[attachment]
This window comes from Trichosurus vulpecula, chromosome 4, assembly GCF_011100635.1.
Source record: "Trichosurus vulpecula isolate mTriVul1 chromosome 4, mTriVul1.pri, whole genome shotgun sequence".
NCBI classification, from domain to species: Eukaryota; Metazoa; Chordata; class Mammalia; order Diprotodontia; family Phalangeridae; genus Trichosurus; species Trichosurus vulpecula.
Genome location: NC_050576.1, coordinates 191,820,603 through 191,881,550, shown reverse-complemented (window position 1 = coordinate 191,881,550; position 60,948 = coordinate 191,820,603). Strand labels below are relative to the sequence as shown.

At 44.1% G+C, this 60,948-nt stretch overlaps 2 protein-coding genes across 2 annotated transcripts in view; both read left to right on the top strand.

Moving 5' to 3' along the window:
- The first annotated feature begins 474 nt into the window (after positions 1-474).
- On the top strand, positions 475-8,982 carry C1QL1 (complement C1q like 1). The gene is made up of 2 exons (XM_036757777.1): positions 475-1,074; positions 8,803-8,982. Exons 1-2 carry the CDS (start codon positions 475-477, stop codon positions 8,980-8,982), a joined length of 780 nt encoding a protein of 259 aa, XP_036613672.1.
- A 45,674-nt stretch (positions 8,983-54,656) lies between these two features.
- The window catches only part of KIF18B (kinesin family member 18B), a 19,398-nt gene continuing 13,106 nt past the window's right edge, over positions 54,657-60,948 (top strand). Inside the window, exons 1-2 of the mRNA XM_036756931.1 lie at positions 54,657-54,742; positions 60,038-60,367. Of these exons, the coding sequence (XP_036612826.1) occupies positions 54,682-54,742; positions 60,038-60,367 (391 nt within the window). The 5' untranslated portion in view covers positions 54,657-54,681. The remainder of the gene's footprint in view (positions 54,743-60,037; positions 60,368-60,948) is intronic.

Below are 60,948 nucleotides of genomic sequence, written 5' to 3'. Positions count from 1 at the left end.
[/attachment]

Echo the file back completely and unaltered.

This window comes from Trichosurus vulpecula, chromosome 4, assembly GCF_011100635.1.
Source record: "Trichosurus vulpecula isolate mTriVul1 chromosome 4, mTriVul1.pri, whole genome shotgun sequence".
NCBI classification, from domain to species: Eukaryota; Metazoa; Chordata; class Mammalia; order Diprotodontia; family Phalangeridae; genus Trichosurus; species Trichosurus vulpecula.
Genome location: NC_050576.1, coordinates 191,820,603 through 191,881,550, shown reverse-complemented (window position 1 = coordinate 191,881,550; position 60,948 = coordinate 191,820,603). Strand labels below are relative to the sequence as shown.

At 44.1% G+C, this 60,948-nt stretch overlaps 2 protein-coding genes across 2 annotated transcripts in view; both read left to right on the top strand.

Moving 5' to 3' along the window:
- The first annotated feature begins 474 nt into the window (after positions 1-474).
- On the top strand, positions 475-8,982 carry C1QL1 (complement C1q like 1). The gene is made up of 2 exons (XM_036757777.1): positions 475-1,074; positions 8,803-8,982. Exons 1-2 carry the CDS (start codon positions 475-477, stop codon positions 8,980-8,982), a joined length of 780 nt encoding a protein of 259 aa, XP_036613672.1.
- A 45,674-nt stretch (positions 8,983-54,656) lies between these two features.
- The window catches only part of KIF18B (kinesin family member 18B), a 19,398-nt gene continuing 13,106 nt past the window's right edge, over positions 54,657-60,948 (top strand). Inside the window, exons 1-2 of the mRNA XM_036756931.1 lie at positions 54,657-54,742; positions 60,038-60,367. Of these exons, the coding sequence (XP_036612826.1) occupies positions 54,682-54,742; positions 60,038-60,367 (391 nt within the window). The 5' untranslated portion in view covers positions 54,657-54,681. The remainder of the gene's footprint in view (positions 54,743-60,037; positions 60,368-60,948) is intronic.

Below are 60,948 nucleotides of genomic sequence, written 5' to 3'. Positions count from 1 at the left end.